Most of them exhibit poor reading comprehension skills, poor communication skills, and poor interpersonal skills.

I learned my way around those venues, to the extent that I did, in the days of paper and pencil, eyeball to eyeball communication. There was no internet yet at that time, so if one wished to flip off the meanest dog in the junk yard he either had to have big friends or fast sneakers. Your face and even your name in many cases were known to the targets of your insolence. Crossing the line had tangible consequences in the pre-computer, pre-internet world. Bare-bones (and sometimes bare-knuckle) behavior modification techniques were swift and effective teachers.

I have to wonder how the absence of direct interpersonal communication and interaction experience will affect our culture and our society in the future. A part of me wants to offer the pap that everything will work out just fine because there have always been generational differences, conflicts, and transitions. On the other hand, I feel justified in suggesting that the last few decades, as well as those in the immediate future, will prove to have been a time of significant transition in the nature of communication.

I’m sure those who live in that yet to develop future will do just fine in the context of their own existence, but I don’t think I’d want to try to live there and then.

Anonymity has its value, but accessing those benefits places the onus of accountability squarely in the camp of the nameless author. That in turn requires a certain level of maturity, of course, but more importantly, such an unbounded field of action requires an experience based understanding of just what “boundaries” and “limits” are in the first place, and just what purpose they serve.

Recorded history seems heavily weighted with excesses of boundaries, rules, regulations, and laws, almost universally created by one individual or group in order to control and direct the behaviors and even the thoughts of other individuals or groups. That circumstance at least provides those seeking fewer restrictions on their life processes and activities identifiable and quantifiable frames of reference. When one’s interpersonal skills have been acquired primarily in the anonymous safety of an intangible and shapeless universe of Avatar human surrogates, there is little or no reality based environment from which to learn.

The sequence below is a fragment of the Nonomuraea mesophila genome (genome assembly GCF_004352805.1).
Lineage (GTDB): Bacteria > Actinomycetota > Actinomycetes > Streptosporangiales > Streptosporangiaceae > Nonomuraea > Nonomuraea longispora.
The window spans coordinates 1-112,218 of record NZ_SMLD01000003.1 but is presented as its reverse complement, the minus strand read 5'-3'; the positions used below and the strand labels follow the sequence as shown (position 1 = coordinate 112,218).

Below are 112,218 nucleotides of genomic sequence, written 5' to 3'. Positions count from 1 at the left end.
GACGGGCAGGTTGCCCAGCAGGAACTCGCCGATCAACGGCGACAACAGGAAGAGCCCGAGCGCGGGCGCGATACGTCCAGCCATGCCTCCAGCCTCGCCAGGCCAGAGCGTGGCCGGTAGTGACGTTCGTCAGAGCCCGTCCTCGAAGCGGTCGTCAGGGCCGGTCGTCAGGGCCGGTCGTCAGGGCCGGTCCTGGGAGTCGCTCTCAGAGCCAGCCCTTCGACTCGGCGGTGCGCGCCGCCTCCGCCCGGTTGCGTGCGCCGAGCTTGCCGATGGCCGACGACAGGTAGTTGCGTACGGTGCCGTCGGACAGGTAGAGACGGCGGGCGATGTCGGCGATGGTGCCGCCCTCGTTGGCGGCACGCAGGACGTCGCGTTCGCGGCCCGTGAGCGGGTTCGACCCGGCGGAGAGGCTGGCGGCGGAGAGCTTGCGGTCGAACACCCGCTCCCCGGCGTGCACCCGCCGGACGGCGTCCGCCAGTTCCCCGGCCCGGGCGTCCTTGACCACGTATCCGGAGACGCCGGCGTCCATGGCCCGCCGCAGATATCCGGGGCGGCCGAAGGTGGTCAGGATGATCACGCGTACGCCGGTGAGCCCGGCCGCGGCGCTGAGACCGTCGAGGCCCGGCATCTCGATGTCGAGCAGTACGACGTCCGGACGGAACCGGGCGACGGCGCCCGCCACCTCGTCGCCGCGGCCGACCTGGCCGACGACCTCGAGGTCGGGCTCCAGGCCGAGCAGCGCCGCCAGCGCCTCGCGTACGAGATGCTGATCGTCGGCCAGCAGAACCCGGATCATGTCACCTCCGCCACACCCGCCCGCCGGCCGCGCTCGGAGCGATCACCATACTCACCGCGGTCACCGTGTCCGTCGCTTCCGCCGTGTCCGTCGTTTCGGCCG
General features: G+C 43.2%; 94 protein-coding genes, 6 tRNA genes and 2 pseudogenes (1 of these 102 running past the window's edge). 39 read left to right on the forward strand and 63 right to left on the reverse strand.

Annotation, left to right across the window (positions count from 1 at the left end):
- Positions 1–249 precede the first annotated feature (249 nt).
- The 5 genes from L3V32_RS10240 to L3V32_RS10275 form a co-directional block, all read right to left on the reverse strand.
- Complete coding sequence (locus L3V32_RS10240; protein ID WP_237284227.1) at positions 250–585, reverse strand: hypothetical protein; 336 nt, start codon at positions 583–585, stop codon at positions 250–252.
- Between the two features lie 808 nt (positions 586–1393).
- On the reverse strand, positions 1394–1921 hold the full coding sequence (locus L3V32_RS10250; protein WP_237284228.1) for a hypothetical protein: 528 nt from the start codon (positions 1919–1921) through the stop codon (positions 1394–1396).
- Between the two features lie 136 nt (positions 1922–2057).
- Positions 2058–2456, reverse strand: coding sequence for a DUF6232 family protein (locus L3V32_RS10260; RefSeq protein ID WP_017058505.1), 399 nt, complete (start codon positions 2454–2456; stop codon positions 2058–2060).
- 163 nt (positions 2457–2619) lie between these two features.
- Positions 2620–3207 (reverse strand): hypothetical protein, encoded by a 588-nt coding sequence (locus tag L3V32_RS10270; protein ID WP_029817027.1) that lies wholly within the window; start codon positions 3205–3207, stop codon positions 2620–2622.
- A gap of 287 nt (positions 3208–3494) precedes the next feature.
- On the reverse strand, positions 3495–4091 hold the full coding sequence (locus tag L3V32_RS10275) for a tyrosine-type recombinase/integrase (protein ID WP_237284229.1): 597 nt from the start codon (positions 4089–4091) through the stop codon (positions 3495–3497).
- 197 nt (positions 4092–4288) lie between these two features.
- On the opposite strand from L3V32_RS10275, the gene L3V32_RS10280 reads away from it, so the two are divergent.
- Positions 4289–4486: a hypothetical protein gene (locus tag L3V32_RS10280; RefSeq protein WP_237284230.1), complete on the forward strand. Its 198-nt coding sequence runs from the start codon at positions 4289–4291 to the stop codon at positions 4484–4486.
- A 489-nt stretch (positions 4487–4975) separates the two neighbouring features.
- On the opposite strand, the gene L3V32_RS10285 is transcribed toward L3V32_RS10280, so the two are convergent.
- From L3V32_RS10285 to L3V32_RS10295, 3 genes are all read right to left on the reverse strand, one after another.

It is obvious from a rudimentary observation of all but the most rigidly controlled “discussion” websites with narrowly focused fields of interest that internet society mirrors the behavioral characteristics of its real world role model in levels of violence and feral self interest. It is tempting to visualize some stereotypical cyberslug sitting in his computer cave, half clad and surrounded by empty pizza boxes and soda cans, punching out one-finger insults and character assassinations on a stained keyboard. I’m sure there may be some of that, but I suspect the bulk of this freestyle antisocial never-never land is populated by adolescents avoiding the stress of eyeball to eyeball peer interactions, and by adults unloading the burdens of a day at the office, perhaps acting out some deep-seated need to tell the boss to impossibly perform certain biological functions solo. .

In either case, accountability is absent and as a consequence there can be no learning and no framework for self regulation.

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Responses

  1. Another sad aspect of this cyber-space “never-never” land is the “unfriending” of someone on FB and other social sites. People no longer know how to disagree and call it a day. You get mad at someone in the real world and then get online and unfriend them instead of telling them off and confronting the issue. It’s silly and it’s sad